The sale also includes many other notable paintings. Returning to Australia from a distinguished English collection, and sold as ‘The Property of a Lady', is an important early large scale Papunya board painted by Anatjari Tjakamarra in 1973, entitled Story of a Woman's Camp and the Origins of Damper, (lot 55, est.: $150,000-250,000). This exceptional painting toured museums throughout Canada in 1974 as part of The Art of Aboriginal Australia exhibition, and set a new auction record for the artist when it was last sold at Sotheby's in 1998. Among the other early Western Desert paintings is a major early canvas by Kaapa Tjampitjinpa, Warru (wallaby) Ancestors (lot 60, est.: $100,000-150,000). Painted in April 1974, this exceptionally complex and fine work is possibly the first large scale canvas by the artist. The painting is a depiction of an extravagant ceremony conducted by the Warru Wallaby Men to celebrate fertility in natural species and, in particular, humans. The highly ordered nature of the composition reflects the systematic progress of the ritual.
Among the fine Emily Kngwarreye paintings in the auction is Untitled (Alhalkere), (lot 130, est.: $100,000-150,000), one of five paintings from the 'Last Series' exhibited in both her 1998 and 2008 retrospective exhibitions. One of these featured on the cover of the Japanese exhibition catalogue. Executed using a broad brush, these final works represent another new change in direction in the artist's continuously dynamic oeuvre, and this significant painting is believed to be the first of the series to be offered at auction. The sale also features major works by the recognised masters of Aboriginal art including Rover Thomas, Albert Namatjira, Yirawala, and many fine artefacts such as early shields from south eastern Australia and north east Queensland and an important group of early New South Wales artefacts from the Clarence River region.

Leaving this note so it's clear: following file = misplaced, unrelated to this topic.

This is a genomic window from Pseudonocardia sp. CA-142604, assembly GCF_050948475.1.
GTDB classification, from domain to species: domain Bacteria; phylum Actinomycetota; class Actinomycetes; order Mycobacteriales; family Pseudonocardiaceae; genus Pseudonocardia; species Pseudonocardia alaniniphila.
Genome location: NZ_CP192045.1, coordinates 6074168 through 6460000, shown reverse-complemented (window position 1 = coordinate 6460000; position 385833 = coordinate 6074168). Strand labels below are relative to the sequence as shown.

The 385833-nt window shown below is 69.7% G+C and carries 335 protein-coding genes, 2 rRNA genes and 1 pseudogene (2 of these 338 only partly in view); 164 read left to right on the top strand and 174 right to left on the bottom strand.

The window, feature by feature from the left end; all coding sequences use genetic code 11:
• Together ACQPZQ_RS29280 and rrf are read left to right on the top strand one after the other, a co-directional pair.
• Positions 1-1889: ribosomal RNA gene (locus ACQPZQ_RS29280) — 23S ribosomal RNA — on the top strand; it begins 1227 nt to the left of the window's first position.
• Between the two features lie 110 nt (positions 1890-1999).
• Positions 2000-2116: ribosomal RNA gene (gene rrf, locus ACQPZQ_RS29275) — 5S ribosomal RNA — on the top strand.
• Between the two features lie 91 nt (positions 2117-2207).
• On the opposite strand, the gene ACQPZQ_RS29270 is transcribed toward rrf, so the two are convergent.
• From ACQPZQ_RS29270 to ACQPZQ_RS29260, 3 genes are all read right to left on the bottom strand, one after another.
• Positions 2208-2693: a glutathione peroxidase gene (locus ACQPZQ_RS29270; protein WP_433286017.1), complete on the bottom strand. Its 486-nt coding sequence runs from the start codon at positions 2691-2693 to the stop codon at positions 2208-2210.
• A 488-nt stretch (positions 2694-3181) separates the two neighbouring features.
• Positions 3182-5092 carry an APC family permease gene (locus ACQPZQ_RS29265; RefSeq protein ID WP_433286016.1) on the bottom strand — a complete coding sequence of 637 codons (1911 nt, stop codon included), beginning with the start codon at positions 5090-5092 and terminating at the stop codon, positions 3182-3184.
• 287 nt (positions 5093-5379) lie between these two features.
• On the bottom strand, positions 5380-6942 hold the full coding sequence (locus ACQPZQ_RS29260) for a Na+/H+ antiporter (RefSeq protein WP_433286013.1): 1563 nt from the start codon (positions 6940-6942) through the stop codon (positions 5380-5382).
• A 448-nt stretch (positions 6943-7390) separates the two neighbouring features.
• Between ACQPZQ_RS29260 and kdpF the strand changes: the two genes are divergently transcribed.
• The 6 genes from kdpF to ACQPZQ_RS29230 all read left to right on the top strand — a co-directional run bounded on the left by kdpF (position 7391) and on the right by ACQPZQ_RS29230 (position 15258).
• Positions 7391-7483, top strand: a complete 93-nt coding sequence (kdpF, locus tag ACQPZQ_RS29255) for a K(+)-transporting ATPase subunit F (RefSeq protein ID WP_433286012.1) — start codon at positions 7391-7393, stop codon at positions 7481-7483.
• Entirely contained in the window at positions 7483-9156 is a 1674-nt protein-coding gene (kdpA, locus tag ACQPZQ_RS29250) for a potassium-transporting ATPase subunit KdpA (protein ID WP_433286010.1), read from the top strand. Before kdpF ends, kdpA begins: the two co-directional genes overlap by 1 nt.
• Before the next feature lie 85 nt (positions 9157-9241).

In recent years Sotheby's Australia has on occasion included outstanding examples of Oceanic Art in a designated section within the catalogue. This year's auction begins with a curated group of artefacts from Vanuatu, New Ireland, New Britain, the Admiralty Islands, the Sepik River, Solomon Islands and the Papuan Gulf. Among the highlights are a rare Nevimbumbao figure from South West Malakula (lot 2, est.: $30,000-50,000), of which a related example was gifted by Pierre Matisse to Pablo Picasso in 1954, and is now housed in the Picasso Museum in Paris. Also featured are a large and impressive pair of Karawari Cult figures (lot 12, est. $70,000-100,000), that sold for three times their estimate when offered at Sotheby's in 1993; and an early and rare friction drum, collected in 1919/20 (lot 22, est.: $30,000-50,000).